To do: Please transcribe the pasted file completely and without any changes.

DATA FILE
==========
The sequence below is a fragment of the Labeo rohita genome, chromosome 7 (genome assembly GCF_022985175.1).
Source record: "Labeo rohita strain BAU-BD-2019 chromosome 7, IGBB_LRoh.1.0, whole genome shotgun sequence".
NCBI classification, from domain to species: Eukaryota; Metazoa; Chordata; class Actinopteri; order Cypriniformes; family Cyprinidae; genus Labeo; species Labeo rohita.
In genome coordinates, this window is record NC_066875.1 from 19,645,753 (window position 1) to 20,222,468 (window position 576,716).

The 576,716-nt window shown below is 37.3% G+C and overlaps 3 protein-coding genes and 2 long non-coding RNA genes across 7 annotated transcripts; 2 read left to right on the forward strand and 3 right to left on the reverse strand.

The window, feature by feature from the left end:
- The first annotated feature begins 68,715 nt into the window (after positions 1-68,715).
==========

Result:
The sequence below is a fragment of the Labeo rohita genome, chromosome 7 (genome assembly GCF_022985175.1).
Source record: "Labeo rohita strain BAU-BD-2019 chromosome 7, IGBB_LRoh.1.0, whole genome shotgun sequence".
NCBI classification, from domain to species: Eukaryota; Metazoa; Chordata; class Actinopteri; order Cypriniformes; family Cyprinidae; genus Labeo; species Labeo rohita.
In genome coordinates, this window is record NC_066875.1 from 19,645,753 (window position 1) to 20,222,468 (window position 576,716).

The 576,716-nt window shown below is 37.3% G+C and overlaps 3 protein-coding genes and 2 long non-coding RNA genes across 7 annotated transcripts; 2 read left to right on the forward strand and 3 right to left on the reverse strand.

The window, feature by feature from the left end:
- The first annotated feature begins 68,715 nt into the window (after positions 1-68,715).